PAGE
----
Fewer Car Accidents from Distracted Drivers in States with Strict Texting and Driving Bans
In June last year, South Carolina became the 44th state to pass a texting and driving ban. Although the legislation did not include talking on the phone, which can be another form of distracted driving, the law does forbid drivers from using their mobile phones to text, email, or check social media while they operate their vehicle. As of this past winter, the law is in full force in the state.
A recent study investigated car crash statistics in states that have strict texting and driving legislation, versus the handful of remaining states that have “secondary” legislation or no anti-texting and driving laws at all. Researchers examined data from 2003 to 2010, and found that states that instituted strict texting and driving bans had fewer car accident hospitalizations due to distracted driving than other states.
Study leader Alva Ferdinand, an assistant professor at the Texas A&M School of Public Health, said that she and her team worked to rule out other factors which could explain the decline, including tougher DUI law enforcement, speeding laws, and teen driving restrictions.
Once other factors were ruled out, Ferdinand said, the research team still found a decline in car accidents, which they believe is related directly to “primary” enforcement of anti-texting and driving laws.
Primary enforcement means that police officers can pull drivers over just on suspicion of texting and driving, without any other perceived traffic offense as an excuse.
“Some states have secondary enforcement,” Ferdinand explained. “In those states, law enforcement has to catch you doing something else first — like speeding or running a red light — and then determine that you were texting.”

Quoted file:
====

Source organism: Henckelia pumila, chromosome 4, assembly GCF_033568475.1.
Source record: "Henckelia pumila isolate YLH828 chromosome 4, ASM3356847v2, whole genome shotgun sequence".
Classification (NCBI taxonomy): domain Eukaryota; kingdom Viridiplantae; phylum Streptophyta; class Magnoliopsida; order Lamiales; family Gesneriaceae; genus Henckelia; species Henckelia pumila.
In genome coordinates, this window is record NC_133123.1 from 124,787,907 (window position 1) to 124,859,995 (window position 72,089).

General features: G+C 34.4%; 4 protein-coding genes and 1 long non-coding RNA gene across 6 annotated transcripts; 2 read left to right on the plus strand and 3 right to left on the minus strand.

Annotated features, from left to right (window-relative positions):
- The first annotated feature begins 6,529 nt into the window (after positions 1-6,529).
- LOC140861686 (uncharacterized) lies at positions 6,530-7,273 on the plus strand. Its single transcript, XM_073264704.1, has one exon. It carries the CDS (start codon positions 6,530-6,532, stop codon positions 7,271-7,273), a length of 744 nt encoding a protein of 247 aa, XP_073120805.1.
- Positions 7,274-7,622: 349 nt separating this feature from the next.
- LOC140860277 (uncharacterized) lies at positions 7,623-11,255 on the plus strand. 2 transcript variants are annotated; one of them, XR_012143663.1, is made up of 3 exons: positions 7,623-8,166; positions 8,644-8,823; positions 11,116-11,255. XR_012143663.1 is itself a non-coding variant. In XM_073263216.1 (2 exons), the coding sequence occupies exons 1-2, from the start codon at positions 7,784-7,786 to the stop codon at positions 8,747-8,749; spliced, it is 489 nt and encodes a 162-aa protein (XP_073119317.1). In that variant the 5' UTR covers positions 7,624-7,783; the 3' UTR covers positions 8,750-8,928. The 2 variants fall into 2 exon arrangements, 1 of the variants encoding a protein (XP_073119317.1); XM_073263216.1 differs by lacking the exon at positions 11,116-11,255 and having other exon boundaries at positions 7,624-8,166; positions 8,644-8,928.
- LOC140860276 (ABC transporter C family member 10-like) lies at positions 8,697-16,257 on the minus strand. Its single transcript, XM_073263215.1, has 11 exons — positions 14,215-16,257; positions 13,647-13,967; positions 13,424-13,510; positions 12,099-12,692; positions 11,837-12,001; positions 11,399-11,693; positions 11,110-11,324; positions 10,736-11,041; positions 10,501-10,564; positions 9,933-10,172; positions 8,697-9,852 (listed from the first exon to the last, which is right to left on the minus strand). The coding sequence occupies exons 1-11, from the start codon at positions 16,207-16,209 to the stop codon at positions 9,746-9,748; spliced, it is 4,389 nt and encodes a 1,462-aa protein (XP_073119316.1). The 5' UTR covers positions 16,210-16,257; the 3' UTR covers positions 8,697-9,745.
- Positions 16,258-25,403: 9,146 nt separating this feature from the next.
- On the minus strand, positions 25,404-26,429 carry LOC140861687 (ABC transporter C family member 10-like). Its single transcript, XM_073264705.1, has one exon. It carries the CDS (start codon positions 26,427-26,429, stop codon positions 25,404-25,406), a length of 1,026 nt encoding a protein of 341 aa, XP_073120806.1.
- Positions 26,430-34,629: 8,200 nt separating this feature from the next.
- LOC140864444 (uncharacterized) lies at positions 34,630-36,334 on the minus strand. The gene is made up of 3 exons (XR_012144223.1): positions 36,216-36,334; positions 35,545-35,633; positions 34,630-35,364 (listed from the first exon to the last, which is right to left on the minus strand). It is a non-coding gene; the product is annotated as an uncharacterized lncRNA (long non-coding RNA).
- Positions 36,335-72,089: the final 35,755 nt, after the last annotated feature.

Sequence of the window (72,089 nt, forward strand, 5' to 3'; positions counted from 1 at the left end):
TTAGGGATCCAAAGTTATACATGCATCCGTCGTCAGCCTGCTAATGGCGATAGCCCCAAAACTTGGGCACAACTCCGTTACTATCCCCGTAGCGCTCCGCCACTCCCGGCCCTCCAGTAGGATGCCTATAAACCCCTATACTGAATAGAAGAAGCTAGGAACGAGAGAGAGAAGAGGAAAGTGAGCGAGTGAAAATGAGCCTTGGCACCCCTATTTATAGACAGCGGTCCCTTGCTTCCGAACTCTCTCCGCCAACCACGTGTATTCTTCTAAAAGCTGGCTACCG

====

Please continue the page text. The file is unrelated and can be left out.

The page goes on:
Jake Nelson, director of traffic safety advocacy for the AAA, said that “the results are probably a conservative estimate of the full impact of texting bans,” because the researchers focused on car accident hospitalizations as their metric.
Many previous studies have linked texting and driving to serious road dangers. In fact, one study concluded that texting and driving is just as dangerous as drunk driving. AT&T conducted a survey of drivers and found that many drivers, not just teenagers, practice texting and driving, even though they know the dangers.
Ferdinand said that her study showed that adults are as culpable as teenagers when it comes to texting and driving, and that primary bans on the practice benefit adults even more than they benefit teenagers. Texting and driving bans were linked to a 9% reduction in car accident hospitalizations among drivers 22 years old and older. The team found a decline among younger drivers as well, but it was not statistically significant.
Jonathan Adkins, executive director of the GHSA, made the same point. “It’s actually adults between the ages of 25 and 40 who are the biggest offenders,” he said.
He added that, no matter how good you think you are at “multitasking,” no driver should text and drive.
The Strom Law Firm Helps Victims of Texting and Driving Accidents
If you have been involved in a car accident caused by a distracted driver who was texting and driving, the law is on your side in South Carolina. However, you could face an uphill battle with insurance companies, or you could have been hit by a driver who has no insurance. The South Carolina personal injury attorneys at the Strom Law Firm can help. We offer a free case evaluation to discuss the incident and your injuries, to see how we can help. Contact us today. 803.252.4800